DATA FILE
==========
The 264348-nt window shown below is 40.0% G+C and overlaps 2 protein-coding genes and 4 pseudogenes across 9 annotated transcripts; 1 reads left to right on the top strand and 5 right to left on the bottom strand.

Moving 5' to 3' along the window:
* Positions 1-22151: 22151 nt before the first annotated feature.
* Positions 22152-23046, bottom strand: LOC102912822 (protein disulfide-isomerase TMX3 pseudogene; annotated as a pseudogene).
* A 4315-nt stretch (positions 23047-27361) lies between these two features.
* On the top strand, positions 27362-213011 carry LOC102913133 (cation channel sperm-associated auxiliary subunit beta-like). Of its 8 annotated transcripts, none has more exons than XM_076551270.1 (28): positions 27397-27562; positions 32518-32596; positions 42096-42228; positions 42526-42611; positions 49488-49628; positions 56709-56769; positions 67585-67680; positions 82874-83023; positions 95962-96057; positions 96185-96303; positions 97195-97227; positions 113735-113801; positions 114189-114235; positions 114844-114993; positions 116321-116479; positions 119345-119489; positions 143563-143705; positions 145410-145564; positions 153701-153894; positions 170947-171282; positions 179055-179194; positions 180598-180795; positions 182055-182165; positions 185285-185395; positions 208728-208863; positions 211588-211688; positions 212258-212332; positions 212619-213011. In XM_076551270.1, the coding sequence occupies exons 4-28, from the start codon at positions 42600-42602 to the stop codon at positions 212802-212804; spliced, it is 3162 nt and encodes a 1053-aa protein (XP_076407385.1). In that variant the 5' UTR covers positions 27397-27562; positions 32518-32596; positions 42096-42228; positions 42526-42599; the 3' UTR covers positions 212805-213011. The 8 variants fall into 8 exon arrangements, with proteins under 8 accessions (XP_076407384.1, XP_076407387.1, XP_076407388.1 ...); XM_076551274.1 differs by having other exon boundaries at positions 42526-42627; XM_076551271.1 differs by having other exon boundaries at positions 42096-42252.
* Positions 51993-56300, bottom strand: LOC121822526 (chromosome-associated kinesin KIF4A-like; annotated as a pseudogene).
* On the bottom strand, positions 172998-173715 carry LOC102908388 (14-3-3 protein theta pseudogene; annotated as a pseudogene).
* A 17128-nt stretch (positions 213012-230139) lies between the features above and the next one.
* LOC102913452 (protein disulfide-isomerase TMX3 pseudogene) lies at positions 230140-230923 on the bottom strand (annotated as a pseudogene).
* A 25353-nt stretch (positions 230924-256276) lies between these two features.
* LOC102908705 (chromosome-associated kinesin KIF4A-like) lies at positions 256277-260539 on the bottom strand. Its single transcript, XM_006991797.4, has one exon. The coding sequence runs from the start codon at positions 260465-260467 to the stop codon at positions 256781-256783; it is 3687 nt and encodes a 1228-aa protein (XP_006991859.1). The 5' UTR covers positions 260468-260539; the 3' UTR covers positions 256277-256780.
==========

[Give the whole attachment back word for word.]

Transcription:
The 264348-nt window shown below is 40.0% G+C and overlaps 2 protein-coding genes and 4 pseudogenes across 9 annotated transcripts; 1 reads left to right on the top strand and 5 right to left on the bottom strand.

Moving 5' to 3' along the window:
* Positions 1-22151: 22151 nt before the first annotated feature.
* Positions 22152-23046, bottom strand: LOC102912822 (protein disulfide-isomerase TMX3 pseudogene; annotated as a pseudogene).
* A 4315-nt stretch (positions 23047-27361) lies between these two features.
* On the top strand, positions 27362-213011 carry LOC102913133 (cation channel sperm-associated auxiliary subunit beta-like). Of its 8 annotated transcripts, none has more exons than XM_076551270.1 (28): positions 27397-27562; positions 32518-32596; positions 42096-42228; positions 42526-42611; positions 49488-49628; positions 56709-56769; positions 67585-67680; positions 82874-83023; positions 95962-96057; positions 96185-96303; positions 97195-97227; positions 113735-113801; positions 114189-114235; positions 114844-114993; positions 116321-116479; positions 119345-119489; positions 143563-143705; positions 145410-145564; positions 153701-153894; positions 170947-171282; positions 179055-179194; positions 180598-180795; positions 182055-182165; positions 185285-185395; positions 208728-208863; positions 211588-211688; positions 212258-212332; positions 212619-213011. In XM_076551270.1, the coding sequence occupies exons 4-28, from the start codon at positions 42600-42602 to the stop codon at positions 212802-212804; spliced, it is 3162 nt and encodes a 1053-aa protein (XP_076407385.1). In that variant the 5' UTR covers positions 27397-27562; positions 32518-32596; positions 42096-42228; positions 42526-42599; the 3' UTR covers positions 212805-213011. The 8 variants fall into 8 exon arrangements, with proteins under 8 accessions (XP_076407384.1, XP_076407387.1, XP_076407388.1 ...); XM_076551274.1 differs by having other exon boundaries at positions 42526-42627; XM_076551271.1 differs by having other exon boundaries at positions 42096-42252.
* Positions 51993-56300, bottom strand: LOC121822526 (chromosome-associated kinesin KIF4A-like; annotated as a pseudogene).
* On the bottom strand, positions 172998-173715 carry LOC102908388 (14-3-3 protein theta pseudogene; annotated as a pseudogene).
* A 17128-nt stretch (positions 213012-230139) lies between the features above and the next one.
* LOC102913452 (protein disulfide-isomerase TMX3 pseudogene) lies at positions 230140-230923 on the bottom strand (annotated as a pseudogene).
* A 25353-nt stretch (positions 230924-256276) lies between these two features.
* LOC102908705 (chromosome-associated kinesin KIF4A-like) lies at positions 256277-260539 on the bottom strand. Its single transcript, XM_006991797.4, has one exon. The coding sequence runs from the start codon at positions 260465-260467 to the stop codon at positions 256781-256783; it is 3687 nt and encodes a 1228-aa protein (XP_006991859.1). The 5' UTR covers positions 260468-260539; the 3' UTR covers positions 256277-256780.